These are things I touch on in my Architectural Cinema training syllabus, and that was the title of my class at EXPO, (thanks to the attendees, we doubled the CEDIA expected head count😊

I did hear one industry expert on a panel this year proclaim out loud that the ideal viewing geometry for HT was 50 degrees horizontal. First, viewing geometry should be expressed in vertical terms, as they do in cinema. Horizontal is defined by the aspect ratio per the director’s intent. That was never more clearly demonstrated than in 1952 when Lowell Thomas let that curtain just keep on opening as he said, ‘Ladies and Gentlemen, This is CINERAMA’

So what is the ‘ideal’ viewing geometry? There is no such thing, there is a range of views within which most people find their preference, which can vary with content or even mood. Today in the SMPTE world it is generally accepted that the prime seating positions in theaters with a full depth of rows is between 1.5H to 3.0H. That’s roughly 30 to 15 degrees vertical. If the content is flat that’s 57 to 29 degrees Horizontal. If it’s scope the horizontal range is from 72 to 36 degrees; and there it is, the THX spec for the last row.

So when we’re designing home cinemas, I size screens accordingly and when finished it will look like a real ‘Hollywood’ screening room. And indeed, if you get the sound right, sustained SPL and dynamic headroom especially, then you will deliver a genuine cinematic experience. And it won’t be much like HT’s you usually see. CEB23a needs to be redone, and I’ve been asked to help, and will gladly do so. Anything we can do as an organization to elevate our work and differentiate ourselves from the typical Best Buy execution, is good for all of us.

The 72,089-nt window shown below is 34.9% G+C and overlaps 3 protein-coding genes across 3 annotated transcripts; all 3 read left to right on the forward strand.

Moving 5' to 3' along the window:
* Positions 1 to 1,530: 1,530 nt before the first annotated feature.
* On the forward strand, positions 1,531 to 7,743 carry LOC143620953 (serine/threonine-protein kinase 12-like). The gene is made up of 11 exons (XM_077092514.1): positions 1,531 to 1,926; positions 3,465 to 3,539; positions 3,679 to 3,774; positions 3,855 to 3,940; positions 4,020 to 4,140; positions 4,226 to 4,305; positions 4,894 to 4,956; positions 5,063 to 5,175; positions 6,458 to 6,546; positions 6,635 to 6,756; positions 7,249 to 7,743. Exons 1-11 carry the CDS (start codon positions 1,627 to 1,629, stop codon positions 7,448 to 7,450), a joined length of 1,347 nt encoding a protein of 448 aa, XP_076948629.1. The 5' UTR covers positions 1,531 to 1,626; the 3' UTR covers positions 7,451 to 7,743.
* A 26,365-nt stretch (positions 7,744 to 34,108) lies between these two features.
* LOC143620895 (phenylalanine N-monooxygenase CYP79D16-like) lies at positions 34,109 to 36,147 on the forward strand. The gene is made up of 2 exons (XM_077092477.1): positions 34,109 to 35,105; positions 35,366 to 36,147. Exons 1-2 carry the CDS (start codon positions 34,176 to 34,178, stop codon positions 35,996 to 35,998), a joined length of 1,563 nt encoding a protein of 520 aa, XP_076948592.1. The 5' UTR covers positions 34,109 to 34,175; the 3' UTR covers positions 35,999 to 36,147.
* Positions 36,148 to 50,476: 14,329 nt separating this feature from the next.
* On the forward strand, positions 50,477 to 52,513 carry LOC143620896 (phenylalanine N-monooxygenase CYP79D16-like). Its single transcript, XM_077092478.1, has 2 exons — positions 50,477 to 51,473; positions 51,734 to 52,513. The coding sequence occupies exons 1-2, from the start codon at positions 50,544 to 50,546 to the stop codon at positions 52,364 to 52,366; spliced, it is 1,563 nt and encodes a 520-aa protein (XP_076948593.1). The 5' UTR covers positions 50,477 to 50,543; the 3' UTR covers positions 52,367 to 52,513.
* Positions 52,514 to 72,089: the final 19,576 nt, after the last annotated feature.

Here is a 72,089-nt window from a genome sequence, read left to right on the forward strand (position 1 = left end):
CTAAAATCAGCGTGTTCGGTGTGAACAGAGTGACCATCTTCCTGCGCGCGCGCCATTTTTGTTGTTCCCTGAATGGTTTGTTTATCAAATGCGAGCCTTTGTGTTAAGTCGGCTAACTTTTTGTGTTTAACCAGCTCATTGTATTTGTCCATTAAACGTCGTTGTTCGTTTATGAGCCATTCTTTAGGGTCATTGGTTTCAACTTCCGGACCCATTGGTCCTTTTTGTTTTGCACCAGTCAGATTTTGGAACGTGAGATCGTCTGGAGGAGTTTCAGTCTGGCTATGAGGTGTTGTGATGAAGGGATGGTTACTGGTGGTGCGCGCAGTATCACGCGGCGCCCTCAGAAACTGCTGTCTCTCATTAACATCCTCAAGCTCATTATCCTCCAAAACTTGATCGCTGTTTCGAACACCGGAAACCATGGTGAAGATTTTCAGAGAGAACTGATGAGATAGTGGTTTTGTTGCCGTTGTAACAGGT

That is why I’ve coined the phrase Architectural Cinema and why I’m building a training center with the James Loudspeaker Company to show several executions of genuine cinemas; a 6,000 cu’ room, a 2500 cu’ room, and a media room. We’re designing all to meet the genuine cinema standards for image and sound, at a fidelity level for both not often seen commercially or in private spaces. I look forward to sharing more as we progress towards completion in early 2019.

Thanks for continuing to post these timely topics.

Cheers,